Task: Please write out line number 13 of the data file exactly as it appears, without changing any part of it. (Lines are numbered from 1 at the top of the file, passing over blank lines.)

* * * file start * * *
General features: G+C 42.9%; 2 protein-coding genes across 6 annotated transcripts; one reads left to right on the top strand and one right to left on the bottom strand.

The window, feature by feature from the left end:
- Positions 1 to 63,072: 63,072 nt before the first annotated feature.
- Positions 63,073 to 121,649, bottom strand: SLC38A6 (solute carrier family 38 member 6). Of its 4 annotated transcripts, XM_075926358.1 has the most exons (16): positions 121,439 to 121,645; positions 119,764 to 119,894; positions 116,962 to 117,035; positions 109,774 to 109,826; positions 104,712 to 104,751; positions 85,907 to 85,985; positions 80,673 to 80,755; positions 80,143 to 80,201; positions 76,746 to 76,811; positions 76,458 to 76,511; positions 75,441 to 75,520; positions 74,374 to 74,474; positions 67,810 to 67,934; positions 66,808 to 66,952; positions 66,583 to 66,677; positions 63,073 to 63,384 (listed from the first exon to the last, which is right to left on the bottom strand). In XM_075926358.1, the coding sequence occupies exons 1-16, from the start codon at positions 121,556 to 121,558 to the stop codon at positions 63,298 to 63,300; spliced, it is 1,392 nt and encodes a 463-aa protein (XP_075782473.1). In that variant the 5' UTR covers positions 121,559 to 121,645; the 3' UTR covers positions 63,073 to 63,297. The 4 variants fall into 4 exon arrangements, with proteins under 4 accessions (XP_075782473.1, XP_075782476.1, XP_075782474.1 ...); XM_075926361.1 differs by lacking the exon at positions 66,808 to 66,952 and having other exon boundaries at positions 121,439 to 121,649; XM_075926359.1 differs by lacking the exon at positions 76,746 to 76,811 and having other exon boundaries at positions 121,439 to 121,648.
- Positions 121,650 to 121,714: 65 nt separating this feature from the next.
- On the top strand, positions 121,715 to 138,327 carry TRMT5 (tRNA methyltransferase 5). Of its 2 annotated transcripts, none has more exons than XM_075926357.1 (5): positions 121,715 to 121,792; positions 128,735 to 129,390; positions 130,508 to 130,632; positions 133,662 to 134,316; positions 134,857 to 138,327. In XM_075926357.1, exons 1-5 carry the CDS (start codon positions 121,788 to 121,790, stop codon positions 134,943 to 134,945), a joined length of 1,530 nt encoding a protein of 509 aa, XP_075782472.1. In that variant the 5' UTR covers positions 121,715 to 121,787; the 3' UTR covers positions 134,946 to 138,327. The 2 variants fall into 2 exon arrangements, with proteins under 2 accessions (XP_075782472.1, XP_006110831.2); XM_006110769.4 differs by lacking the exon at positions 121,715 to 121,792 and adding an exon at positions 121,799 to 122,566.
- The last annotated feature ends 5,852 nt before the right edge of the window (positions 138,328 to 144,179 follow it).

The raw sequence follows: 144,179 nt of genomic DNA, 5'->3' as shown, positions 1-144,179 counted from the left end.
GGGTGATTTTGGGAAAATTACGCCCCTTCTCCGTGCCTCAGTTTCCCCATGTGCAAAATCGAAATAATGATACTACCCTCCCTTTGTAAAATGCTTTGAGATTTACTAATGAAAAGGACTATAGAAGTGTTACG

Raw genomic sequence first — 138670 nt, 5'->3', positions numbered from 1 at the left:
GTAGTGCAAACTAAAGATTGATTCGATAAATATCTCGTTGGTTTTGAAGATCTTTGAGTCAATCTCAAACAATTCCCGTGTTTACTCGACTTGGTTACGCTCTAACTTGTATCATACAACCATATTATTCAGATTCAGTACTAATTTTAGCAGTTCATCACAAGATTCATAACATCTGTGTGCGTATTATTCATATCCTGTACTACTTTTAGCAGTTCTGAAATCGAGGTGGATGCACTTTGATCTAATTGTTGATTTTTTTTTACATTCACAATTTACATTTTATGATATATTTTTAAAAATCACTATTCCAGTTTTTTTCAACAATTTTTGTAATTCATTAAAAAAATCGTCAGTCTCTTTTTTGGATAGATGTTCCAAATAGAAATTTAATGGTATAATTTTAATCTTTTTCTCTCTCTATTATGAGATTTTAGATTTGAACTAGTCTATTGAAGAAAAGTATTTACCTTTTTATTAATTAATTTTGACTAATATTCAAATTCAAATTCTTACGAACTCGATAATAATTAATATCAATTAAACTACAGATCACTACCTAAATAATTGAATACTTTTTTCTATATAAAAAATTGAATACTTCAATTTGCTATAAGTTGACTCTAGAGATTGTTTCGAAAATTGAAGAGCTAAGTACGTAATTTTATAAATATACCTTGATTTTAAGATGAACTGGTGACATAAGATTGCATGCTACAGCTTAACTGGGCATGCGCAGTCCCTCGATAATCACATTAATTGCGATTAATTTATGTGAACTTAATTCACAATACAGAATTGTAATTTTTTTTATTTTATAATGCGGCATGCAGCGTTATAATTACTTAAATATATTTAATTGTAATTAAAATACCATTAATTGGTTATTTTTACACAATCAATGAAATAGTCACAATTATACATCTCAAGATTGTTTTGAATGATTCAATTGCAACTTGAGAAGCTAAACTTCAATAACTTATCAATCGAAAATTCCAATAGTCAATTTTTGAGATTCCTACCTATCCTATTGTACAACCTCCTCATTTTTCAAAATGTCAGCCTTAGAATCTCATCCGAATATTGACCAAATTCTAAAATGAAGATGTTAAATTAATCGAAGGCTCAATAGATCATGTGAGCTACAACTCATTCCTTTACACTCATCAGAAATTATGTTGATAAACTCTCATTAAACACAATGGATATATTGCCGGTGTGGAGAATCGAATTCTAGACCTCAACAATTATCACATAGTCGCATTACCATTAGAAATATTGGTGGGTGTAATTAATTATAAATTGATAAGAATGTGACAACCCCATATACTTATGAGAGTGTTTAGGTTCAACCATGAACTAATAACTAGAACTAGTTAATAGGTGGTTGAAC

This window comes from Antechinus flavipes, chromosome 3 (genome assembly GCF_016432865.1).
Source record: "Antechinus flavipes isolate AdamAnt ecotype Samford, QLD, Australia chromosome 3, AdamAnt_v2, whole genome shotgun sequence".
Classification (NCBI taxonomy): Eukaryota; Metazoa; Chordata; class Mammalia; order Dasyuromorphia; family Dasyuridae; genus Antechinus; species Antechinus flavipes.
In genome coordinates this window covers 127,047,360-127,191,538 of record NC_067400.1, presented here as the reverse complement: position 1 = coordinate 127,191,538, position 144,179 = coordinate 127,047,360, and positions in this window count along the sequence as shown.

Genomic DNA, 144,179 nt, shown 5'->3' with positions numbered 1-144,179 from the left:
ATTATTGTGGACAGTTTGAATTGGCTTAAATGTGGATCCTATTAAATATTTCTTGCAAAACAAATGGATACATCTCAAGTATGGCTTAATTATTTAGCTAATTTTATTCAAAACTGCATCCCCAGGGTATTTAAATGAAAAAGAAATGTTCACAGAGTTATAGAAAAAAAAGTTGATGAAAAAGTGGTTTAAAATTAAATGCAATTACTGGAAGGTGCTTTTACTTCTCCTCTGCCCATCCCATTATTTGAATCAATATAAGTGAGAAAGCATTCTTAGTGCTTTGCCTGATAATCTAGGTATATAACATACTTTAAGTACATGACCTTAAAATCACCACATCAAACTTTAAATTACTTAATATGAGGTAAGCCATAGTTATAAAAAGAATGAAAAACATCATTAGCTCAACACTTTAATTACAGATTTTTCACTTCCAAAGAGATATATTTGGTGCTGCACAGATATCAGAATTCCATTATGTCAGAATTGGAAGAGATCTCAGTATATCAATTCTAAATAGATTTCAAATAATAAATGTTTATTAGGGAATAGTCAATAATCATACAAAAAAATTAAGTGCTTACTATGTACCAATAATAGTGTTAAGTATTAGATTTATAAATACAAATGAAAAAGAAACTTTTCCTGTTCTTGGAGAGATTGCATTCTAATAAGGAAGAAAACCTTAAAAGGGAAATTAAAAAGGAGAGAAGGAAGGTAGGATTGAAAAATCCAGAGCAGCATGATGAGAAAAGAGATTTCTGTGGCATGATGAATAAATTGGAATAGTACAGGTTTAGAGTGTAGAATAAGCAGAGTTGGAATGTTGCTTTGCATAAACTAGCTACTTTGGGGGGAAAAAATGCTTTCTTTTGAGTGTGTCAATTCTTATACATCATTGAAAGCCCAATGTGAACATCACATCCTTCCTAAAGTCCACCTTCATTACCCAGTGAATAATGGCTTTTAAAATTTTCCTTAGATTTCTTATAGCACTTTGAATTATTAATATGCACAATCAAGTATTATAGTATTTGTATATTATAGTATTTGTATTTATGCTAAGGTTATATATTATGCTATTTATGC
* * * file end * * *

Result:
Source record: "Antechinus flavipes isolate AdamAnt ecotype Samford, QLD, Australia chromosome 3, AdamAnt_v2, whole genome shotgun sequence".